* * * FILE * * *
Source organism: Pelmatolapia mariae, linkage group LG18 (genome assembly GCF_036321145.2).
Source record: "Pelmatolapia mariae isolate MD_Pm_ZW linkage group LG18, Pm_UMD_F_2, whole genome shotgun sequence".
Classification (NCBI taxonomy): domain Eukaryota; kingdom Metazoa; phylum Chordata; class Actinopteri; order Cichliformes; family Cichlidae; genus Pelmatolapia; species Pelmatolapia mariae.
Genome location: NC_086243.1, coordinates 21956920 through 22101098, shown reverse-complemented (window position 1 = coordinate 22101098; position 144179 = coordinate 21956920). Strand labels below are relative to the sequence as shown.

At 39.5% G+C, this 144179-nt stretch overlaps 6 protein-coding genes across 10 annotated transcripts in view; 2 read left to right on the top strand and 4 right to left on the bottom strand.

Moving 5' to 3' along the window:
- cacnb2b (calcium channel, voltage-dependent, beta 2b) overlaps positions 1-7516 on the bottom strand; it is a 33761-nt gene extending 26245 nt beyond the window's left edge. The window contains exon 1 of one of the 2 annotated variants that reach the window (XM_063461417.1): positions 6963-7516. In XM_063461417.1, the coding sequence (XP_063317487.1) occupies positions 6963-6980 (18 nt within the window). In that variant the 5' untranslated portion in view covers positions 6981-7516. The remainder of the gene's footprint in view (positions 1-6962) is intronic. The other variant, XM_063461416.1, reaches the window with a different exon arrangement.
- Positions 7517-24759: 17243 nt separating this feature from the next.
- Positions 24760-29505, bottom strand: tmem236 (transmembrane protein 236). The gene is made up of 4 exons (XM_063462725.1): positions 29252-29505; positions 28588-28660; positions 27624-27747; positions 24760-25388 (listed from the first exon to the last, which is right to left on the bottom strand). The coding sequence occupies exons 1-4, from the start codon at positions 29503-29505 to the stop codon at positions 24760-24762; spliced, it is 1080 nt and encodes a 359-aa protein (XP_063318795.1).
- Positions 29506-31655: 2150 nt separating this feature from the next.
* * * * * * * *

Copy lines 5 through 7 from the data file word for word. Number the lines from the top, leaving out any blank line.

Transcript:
At 39.5% G+C, this 144179-nt stretch overlaps 6 protein-coding genes across 10 annotated transcripts in view; 2 read left to right on the top strand and 4 right to left on the bottom strand.

Moving 5' to 3' along the window:
- cacnb2b (calcium channel, voltage-dependent, beta 2b) overlaps positions 1-7516 on the bottom strand; it is a 33761-nt gene extending 26245 nt beyond the window's left edge. The window contains exon 1 of one of the 2 annotated variants that reach the window (XM_063461417.1): positions 6963-7516. In XM_063461417.1, the coding sequence (XP_063317487.1) occupies positions 6963-6980 (18 nt within the window). In that variant the 5' untranslated portion in view covers positions 6981-7516. The remainder of the gene's footprint in view (positions 1-6962) is intronic. The other variant, XM_063461416.1, reaches the window with a different exon arrangement.